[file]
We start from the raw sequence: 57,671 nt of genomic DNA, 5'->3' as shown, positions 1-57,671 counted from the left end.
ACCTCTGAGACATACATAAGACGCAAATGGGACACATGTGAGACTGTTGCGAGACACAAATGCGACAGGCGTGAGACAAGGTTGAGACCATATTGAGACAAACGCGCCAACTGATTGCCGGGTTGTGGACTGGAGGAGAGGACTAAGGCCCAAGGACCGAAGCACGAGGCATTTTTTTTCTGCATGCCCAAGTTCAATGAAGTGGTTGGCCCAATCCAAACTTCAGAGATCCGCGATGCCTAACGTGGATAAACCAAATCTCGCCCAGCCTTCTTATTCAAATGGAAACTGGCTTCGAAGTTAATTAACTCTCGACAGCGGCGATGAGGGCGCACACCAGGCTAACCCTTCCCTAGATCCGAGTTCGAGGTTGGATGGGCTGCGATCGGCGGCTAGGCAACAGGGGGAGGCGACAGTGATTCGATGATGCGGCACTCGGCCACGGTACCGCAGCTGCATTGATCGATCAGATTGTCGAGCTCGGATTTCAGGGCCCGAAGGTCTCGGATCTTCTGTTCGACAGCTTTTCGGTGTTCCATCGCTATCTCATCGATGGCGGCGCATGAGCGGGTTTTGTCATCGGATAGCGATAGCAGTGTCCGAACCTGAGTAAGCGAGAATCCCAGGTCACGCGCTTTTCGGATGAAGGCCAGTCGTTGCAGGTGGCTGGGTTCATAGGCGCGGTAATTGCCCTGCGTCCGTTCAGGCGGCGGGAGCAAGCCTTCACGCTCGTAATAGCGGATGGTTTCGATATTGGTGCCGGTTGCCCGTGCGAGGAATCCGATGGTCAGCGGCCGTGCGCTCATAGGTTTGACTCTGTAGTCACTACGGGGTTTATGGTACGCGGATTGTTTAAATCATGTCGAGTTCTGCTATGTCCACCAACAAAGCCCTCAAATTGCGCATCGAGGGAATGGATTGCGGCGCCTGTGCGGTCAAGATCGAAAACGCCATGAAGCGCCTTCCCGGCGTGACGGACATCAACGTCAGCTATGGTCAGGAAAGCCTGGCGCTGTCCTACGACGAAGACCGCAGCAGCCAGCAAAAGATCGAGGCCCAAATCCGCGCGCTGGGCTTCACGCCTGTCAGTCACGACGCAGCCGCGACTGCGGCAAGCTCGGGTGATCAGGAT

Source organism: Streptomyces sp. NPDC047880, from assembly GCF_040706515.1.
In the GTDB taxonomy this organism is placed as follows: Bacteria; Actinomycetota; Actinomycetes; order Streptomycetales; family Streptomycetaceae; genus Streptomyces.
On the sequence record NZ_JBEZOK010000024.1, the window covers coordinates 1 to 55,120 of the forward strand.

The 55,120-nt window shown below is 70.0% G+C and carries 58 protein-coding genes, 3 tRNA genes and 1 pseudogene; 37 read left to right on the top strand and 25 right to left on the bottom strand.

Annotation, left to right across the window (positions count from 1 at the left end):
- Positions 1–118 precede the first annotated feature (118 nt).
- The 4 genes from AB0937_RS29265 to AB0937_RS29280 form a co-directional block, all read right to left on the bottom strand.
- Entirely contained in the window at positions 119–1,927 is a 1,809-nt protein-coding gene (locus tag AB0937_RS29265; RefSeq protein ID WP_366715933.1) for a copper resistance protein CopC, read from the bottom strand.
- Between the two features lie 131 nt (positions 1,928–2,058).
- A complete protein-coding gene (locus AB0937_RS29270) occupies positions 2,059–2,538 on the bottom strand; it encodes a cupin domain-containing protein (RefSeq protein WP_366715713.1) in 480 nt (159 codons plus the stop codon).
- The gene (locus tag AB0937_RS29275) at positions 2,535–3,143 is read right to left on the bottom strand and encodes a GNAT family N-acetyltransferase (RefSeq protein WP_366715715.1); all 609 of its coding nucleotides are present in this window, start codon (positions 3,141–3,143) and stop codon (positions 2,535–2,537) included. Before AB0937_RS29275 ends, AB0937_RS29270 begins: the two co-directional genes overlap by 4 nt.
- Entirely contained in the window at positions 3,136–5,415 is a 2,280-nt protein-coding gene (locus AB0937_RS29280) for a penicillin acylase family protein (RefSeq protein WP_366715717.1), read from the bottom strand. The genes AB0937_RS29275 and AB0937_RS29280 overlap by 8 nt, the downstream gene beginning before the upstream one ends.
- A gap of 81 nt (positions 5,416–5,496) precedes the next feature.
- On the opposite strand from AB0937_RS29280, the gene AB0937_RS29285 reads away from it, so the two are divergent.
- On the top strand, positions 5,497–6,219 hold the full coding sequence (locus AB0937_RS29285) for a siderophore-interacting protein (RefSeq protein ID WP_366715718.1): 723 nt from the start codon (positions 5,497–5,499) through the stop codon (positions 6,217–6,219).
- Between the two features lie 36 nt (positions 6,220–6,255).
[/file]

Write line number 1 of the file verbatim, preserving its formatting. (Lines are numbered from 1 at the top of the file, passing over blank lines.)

We start from the raw sequence: 57,671 nt of genomic DNA, 5'->3' as shown, positions 1-57,671 counted from the left end.